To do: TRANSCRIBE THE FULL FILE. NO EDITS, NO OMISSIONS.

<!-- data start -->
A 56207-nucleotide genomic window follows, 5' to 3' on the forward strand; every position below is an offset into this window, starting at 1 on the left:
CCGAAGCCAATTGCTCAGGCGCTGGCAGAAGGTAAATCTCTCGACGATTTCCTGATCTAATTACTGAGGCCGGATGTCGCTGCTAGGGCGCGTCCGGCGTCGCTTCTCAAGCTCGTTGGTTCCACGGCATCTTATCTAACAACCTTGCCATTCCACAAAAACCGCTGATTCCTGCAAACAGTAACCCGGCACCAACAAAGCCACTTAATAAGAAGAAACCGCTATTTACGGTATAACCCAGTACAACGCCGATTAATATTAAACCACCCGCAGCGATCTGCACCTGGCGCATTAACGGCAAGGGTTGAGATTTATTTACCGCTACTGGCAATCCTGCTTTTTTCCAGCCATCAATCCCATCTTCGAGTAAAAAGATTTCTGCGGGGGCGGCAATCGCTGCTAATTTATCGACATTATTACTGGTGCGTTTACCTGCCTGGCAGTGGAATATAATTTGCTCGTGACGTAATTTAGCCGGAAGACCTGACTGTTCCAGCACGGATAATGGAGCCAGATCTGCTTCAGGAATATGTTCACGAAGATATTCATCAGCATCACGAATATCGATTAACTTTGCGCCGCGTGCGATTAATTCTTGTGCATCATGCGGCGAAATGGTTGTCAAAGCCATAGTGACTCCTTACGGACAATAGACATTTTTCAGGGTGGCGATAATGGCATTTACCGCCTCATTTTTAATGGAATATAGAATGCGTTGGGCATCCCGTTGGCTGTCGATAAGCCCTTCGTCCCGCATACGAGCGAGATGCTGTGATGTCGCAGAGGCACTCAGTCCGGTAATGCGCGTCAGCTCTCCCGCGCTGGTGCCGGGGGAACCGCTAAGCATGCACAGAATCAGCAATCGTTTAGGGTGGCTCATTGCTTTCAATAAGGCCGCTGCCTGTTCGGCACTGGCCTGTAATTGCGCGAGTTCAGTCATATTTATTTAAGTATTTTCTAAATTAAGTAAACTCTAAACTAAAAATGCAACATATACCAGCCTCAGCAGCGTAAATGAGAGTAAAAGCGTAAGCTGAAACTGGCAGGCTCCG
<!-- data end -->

A 56207-nucleotide genomic window follows, 5' to 3' on the forward strand; every position below is an offset into this window, starting at 1 on the left:
CCGAAGCCAATTGCTCAGGCGCTGGCAGAAGGTAAATCTCTCGACGATTTCCTGATCTAATTACTGAGGCCGGATGTCGCTGCTAGGGCGCGTCCGGCGTCGCTTCTCAAGCTCGTTGGTTCCACGGCATCTTATCTAACAACCTTGCCATTCCACAAAAACCGCTGATTCCTGCAAACAGTAACCCGGCACCAACAAAGCCACTTAATAAGAAGAAACCGCTATTTACGGTATAACCCAGTACAACGCCGATTAATATTAAACCACCCGCAGCGATCTGCACCTGGCGCATTAACGGCAAGGGTTGAGATTTATTTACCGCTACTGGCAATCCTGCTTTTTTCCAGCCATCAATCCCATCTTCGAGTAAAAAGATTTCTGCGGGGGCGGCAATCGCTGCTAATTTATCGACATTATTACTGGTGCGTTTACCTGCCTGGCAGTGGAATATAATTTGCTCGTGACGTAATTTAGCCGGAAGACCTGACTGTTCCAGCACGGATAATGGAGCCAGATCTGCTTCAGGAATATGTTCACGAAGATATTCATCAGCATCACGAATATCGATTAACTTTGCGCCGCGTGCGATTAATTCTTGTGCATCATGCGGCGAAATGGTTGTCAAAGCCATAGTGACTCCTTACGGACAATAGACATTTTTCAGGGTGGCGATAATGGCATTTACCGCCTCATTTTTAATGGAATATAGAATGCGTTGGGCATCCCGTTGGCTGTCGATAAGCCCTTCGTCCCGCATACGAGCGAGATGCTGTGATGTCGCAGAGGCACTCAGTCCGGTAATGCGCGTCAGCTCTCCCGCGCTGGTGCCGGGGGAACCGCTAAGCATGCACAGAATCAGCAATCGTTTAGGGTGGCTCATTGCTTTCAATAAGGCCGCTGCCTGTTCGGCACTGGCCTGTAATTGCGCGAGTTCAGTCATATTTATTTAAGTATTTTCTAAATTAAGTAAACTCTAAACTAAAAATGCAACATATACCAGCCTCAGCAGCGTAAATGAGAGTAAAAGCGTAAGCTGAAACTGGCAGGCTCCG